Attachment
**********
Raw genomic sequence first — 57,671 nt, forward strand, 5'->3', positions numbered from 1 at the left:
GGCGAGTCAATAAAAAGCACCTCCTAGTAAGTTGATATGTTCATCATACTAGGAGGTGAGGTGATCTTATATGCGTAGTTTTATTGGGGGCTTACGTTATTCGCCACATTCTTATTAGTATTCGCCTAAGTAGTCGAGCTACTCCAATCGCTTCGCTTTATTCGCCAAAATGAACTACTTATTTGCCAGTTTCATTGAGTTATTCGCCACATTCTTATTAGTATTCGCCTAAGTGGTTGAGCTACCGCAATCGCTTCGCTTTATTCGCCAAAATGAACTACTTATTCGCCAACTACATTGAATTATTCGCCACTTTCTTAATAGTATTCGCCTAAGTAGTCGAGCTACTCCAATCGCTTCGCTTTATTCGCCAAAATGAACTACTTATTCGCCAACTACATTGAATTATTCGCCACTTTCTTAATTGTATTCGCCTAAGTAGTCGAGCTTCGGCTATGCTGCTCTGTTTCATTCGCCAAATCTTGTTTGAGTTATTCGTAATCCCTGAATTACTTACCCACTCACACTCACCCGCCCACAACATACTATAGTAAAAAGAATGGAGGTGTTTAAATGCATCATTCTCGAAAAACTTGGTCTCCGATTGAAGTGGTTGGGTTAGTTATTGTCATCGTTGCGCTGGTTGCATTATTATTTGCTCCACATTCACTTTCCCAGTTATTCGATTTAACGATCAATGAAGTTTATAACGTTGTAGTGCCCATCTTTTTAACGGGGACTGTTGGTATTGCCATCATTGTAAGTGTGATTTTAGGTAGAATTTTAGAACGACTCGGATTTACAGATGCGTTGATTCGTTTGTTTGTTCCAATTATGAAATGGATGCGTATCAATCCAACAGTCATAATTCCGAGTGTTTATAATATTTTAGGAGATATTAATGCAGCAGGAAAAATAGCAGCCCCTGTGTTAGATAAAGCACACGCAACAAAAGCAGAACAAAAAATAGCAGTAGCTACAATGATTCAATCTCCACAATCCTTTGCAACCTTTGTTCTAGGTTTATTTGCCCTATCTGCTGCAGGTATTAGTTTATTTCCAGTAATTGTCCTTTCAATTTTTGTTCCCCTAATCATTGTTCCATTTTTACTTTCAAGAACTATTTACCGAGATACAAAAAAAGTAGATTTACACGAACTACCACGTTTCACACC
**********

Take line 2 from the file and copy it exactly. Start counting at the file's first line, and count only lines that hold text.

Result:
GGCGAGTCAATAAAAAGCACCTCCTAGTAAGTTGATATGTTCATCATACTAGGAGGTGAGGTGATCTTATATGCGTAGTTTTATTGGGGGCTTACGTTATTCGCCACATTCTTATTAGTATTCGCCTAAGTAGTCGAGCTACTCCAATCGCTTCGCTTTATTCGCCAAAATGAACTACTTATTTGCCAGTTTCATTGAGTTATTCGCCACATTCTTATTAGTATTCGCCTAAGTGGTTGAGCTACCGCAATCGCTTCGCTTTATTCGCCAAAATGAACTACTTATTCGCCAACTACATTGAATTATTCGCCACTTTCTTAATAGTATTCGCCTAAGTAGTCGAGCTACTCCAATCGCTTCGCTTTATTCGCCAAAATGAACTACTTATTCGCCAACTACATTGAATTATTCGCCACTTTCTTAATTGTATTCGCCTAAGTAGTCGAGCTTCGGCTATGCTGCTCTGTTTCATTCGCCAAATCTTGTTTGAGTTATTCGTAATCCCTGAATTACTTACCCACTCACACTCACCCGCCCACAACATACTATAGTAAAAAGAATGGAGGTGTTTAAATGCATCATTCTCGAAAAACTTGGTCTCCGATTGAAGTGGTTGGGTTAGTTATTGTCATCGTTGCGCTGGTTGCATTATTATTTGCTCCACATTCACTTTCCCAGTTATTCGATTTAACGATCAATGAAGTTTATAACGTTGTAGTGCCCATCTTTTTAACGGGGACTGTTGGTATTGCCATCATTGTAAGTGTGATTTTAGGTAGAATTTTAGAACGACTCGGATTTACAGATGCGTTGATTCGTTTGTTTGTTCCAATTATGAAATGGATGCGTATCAATCCAACAGTCATAATTCCGAGTGTTTATAATATTTTAGGAGATATTAATGCAGCAGGAAAAATAGCAGCCCCTGTGTTAGATAAAGCACACGCAACAAAAGCAGAACAAAAAATAGCAGTAGCTACAATGATTCAATCTCCACAATCCTTTGCAACCTTTGTTCTAGGTTTATTTGCCCTATCTGCTGCAGGTATTAGTTTATTTCCAGTAATTGTCCTTTCAATTTTTGTTCCCCTAATCATTGTTCCATTTTTACTTTCAAGAACTATTTACCGAGATACAAAAAAAGTAGATTTACACGAACTACCACGTTTCACACC